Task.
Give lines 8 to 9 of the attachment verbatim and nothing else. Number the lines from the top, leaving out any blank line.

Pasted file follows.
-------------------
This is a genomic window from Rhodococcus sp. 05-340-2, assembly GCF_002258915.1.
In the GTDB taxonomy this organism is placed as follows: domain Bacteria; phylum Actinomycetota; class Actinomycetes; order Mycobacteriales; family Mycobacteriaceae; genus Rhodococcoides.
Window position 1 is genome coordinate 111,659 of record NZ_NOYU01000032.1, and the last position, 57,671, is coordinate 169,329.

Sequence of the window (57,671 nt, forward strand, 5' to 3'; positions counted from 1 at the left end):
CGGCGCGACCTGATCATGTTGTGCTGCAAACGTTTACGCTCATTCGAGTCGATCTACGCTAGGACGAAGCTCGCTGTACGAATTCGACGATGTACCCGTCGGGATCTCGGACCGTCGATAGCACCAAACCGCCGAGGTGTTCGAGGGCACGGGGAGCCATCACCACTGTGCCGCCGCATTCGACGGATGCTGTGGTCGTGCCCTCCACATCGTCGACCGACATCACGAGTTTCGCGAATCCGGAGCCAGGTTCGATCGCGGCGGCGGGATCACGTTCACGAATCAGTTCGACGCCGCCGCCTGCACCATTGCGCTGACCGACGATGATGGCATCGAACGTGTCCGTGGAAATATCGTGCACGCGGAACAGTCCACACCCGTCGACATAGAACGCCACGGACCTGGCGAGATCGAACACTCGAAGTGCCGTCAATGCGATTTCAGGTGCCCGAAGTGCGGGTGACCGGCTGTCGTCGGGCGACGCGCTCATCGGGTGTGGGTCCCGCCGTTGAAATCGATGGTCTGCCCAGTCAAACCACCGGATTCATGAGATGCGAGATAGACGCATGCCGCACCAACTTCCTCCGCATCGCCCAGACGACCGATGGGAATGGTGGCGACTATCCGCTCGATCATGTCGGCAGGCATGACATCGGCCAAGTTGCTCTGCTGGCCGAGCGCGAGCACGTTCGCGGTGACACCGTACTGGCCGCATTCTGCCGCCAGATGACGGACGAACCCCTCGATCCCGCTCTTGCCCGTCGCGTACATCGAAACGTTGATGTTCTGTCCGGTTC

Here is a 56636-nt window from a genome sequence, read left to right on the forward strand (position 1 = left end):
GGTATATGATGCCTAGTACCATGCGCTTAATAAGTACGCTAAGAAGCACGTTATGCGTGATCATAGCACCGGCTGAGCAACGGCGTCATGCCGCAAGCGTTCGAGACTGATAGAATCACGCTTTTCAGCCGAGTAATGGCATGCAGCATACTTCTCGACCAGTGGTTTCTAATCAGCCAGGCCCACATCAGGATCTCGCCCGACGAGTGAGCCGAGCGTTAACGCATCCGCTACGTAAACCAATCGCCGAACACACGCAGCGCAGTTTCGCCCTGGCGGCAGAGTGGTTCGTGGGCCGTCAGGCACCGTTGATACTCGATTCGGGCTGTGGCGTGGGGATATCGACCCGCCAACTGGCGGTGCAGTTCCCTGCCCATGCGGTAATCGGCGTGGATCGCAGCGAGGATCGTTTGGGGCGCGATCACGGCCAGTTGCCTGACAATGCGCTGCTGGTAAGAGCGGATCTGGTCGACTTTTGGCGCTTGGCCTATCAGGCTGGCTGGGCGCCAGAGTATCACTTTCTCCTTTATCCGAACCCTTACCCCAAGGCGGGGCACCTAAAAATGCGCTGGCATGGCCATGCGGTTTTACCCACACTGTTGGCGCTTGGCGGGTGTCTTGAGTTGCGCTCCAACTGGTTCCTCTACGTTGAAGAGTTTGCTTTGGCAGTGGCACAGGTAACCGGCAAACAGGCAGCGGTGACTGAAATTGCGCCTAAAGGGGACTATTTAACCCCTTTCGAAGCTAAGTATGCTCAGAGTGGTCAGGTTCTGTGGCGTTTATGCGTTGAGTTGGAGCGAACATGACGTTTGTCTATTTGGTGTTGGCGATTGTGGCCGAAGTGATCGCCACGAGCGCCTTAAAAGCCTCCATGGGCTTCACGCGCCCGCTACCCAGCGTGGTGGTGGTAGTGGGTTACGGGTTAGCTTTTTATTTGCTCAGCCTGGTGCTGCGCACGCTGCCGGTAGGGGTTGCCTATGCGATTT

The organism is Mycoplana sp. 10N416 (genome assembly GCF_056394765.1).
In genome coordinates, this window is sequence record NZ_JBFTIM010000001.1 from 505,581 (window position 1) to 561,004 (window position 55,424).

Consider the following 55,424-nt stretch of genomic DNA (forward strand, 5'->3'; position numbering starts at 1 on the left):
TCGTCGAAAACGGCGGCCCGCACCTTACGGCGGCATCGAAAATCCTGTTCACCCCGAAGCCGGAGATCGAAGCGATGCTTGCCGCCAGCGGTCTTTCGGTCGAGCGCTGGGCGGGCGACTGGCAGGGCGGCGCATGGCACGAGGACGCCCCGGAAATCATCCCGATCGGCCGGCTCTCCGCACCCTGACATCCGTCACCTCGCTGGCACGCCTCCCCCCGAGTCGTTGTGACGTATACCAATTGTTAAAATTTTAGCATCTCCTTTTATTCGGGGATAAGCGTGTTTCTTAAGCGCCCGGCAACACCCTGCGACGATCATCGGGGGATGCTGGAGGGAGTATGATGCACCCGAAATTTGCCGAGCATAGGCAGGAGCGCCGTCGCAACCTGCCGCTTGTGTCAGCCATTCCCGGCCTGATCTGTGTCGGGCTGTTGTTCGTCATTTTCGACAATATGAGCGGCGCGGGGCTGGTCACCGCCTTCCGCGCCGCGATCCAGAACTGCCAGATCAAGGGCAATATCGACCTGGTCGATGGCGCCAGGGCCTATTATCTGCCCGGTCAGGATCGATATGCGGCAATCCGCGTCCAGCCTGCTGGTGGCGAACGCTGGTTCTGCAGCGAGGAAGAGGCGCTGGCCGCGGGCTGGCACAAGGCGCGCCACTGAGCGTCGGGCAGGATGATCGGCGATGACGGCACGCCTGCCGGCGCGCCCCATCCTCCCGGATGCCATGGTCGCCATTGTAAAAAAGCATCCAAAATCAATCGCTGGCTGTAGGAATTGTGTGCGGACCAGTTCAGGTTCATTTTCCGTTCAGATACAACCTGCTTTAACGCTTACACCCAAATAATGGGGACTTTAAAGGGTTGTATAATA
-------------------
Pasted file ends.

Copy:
The organism is Mycoplana sp. 10N416 (genome assembly GCF_056394765.1).
In genome coordinates, this window is sequence record NZ_JBFTIM010000001.1 from 505,581 (window position 1) to 561,004 (window position 55,424).